Sudhir Leslie Tauro

University of California, Riverside, Riverside, California, United States

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Publications (3)1.01 Total impact

  • Source
    Georgos Siganos · Sudhir Leslie Tauro · Michalis Faloutsos
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    ABSTRACT: Several novel concepts and tools have revolution-ized our understanding of the Internet topology. Most of the existing efforts attempt to develop accurate analytical models. In this paper, our goal is to develop an effective conceptual model: a model that can be easily drawn by hand, while at the same time, it captures significant macro-scopic properties. We build the foundation for our model with two thrusts: a) we identify new topological properties, and b) we provide met-rics to quantify the topological importance of a node. We propose the jellyfish as a model for the inter-domain Internet topology. We show that our model captures and represents the most sig-nificant topological properties. Furthermore, we observe that the jellyfish has lasting value: it describes the topology for more than six years.
    Preview · Article · Jan 2005 · Journal of Communications and Networks
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    ABSTRACT: In this paper, we develop methods to "sample " a large real network into a small realistic graph. Although topology modeling has received a lot attention lately, it has not yet been completely resolved. Several methods create arguably realistic topologies from scratch. Our approach moves in the exact opposite direction. First, we observe that many real topologies are available to the networking community. However, their size makes them expensive to use in simulations as is. This brings up the following question: how can we shrink a graph, so that it still retains its essential properties? We propose an iterative sampling framework and seven different "sampling" methods. We show that some of our methods can be very effective: they reduce a graph by 70%, and maintain several topological properties within 22% of the expected value. An advantage of this method is that it can potentially maintain topological properties that we are not yet aware: all we have to is sample "fairly". In addition, our methods are statistically robust and reliable. We find that apart from its practical applications, the problem of graph sampling is of interest in its own right.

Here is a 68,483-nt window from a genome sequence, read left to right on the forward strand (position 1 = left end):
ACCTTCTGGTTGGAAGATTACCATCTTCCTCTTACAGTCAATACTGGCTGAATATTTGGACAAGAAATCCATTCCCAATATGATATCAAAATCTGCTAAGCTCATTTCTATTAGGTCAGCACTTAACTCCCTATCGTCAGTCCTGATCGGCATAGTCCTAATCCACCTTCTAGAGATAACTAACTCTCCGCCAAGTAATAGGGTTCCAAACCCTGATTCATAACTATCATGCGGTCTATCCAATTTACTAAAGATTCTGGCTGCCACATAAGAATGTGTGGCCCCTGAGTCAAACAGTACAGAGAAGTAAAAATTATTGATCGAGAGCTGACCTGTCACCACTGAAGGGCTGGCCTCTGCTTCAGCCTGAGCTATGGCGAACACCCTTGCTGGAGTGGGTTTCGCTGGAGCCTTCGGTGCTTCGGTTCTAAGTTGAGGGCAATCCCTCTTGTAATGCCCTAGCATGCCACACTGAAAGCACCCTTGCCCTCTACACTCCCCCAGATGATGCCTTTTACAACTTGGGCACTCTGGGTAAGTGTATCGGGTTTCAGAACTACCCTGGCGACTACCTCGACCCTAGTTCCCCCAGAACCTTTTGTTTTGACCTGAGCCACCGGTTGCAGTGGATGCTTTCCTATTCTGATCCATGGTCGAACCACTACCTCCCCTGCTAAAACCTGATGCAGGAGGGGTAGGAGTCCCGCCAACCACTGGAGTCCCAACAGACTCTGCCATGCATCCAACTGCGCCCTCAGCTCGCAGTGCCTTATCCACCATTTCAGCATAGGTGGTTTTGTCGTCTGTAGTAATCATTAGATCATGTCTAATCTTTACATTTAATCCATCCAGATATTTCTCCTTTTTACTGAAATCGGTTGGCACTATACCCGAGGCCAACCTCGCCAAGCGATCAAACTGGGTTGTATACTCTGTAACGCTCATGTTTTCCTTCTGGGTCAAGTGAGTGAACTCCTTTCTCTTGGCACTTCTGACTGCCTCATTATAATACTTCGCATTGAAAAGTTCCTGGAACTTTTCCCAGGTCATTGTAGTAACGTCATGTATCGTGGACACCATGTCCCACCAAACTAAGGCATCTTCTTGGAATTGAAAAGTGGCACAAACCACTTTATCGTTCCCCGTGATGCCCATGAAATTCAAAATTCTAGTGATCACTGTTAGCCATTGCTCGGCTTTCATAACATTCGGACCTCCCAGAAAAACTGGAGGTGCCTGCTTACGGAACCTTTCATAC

Preview · Article · Jul 2003
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    ABSTRACT: In this paper, we develop a conceptual visual model for the Internet inter-domain topology. Recently, power-laws were used to describe the topology concisely. Despite their success, the power-laws do not help us visualize the topology, ie, draw the topology on paper by hand. In this paper, we deal with the following questions: can we identify a hierarchy in the Internet; how can I represent the network in an abstract graphical way? The focus of this paper is threefold. First, we characterize nodes using three metrics of topological "importance"', which we later use to identify a sense of hierarchy. Second, we identify some new topological properties. We then find that the Internet has a highly connected core and identify layers of nodes in decreasing importance surrounding the core. Finally, we show that our observations suggest an intuitive model. The topology can be seen as a jellyfish, where the core is in the middle of the cap, and one-degree nodes form its legs
    Preview · Conference Paper · Feb 2001

Publication Stats

141 Citations
1.01 Total Impact Points


  • 2001
    • University of California, Riverside
      • Department of Computer Science and Engineering
      Riverside, California, United States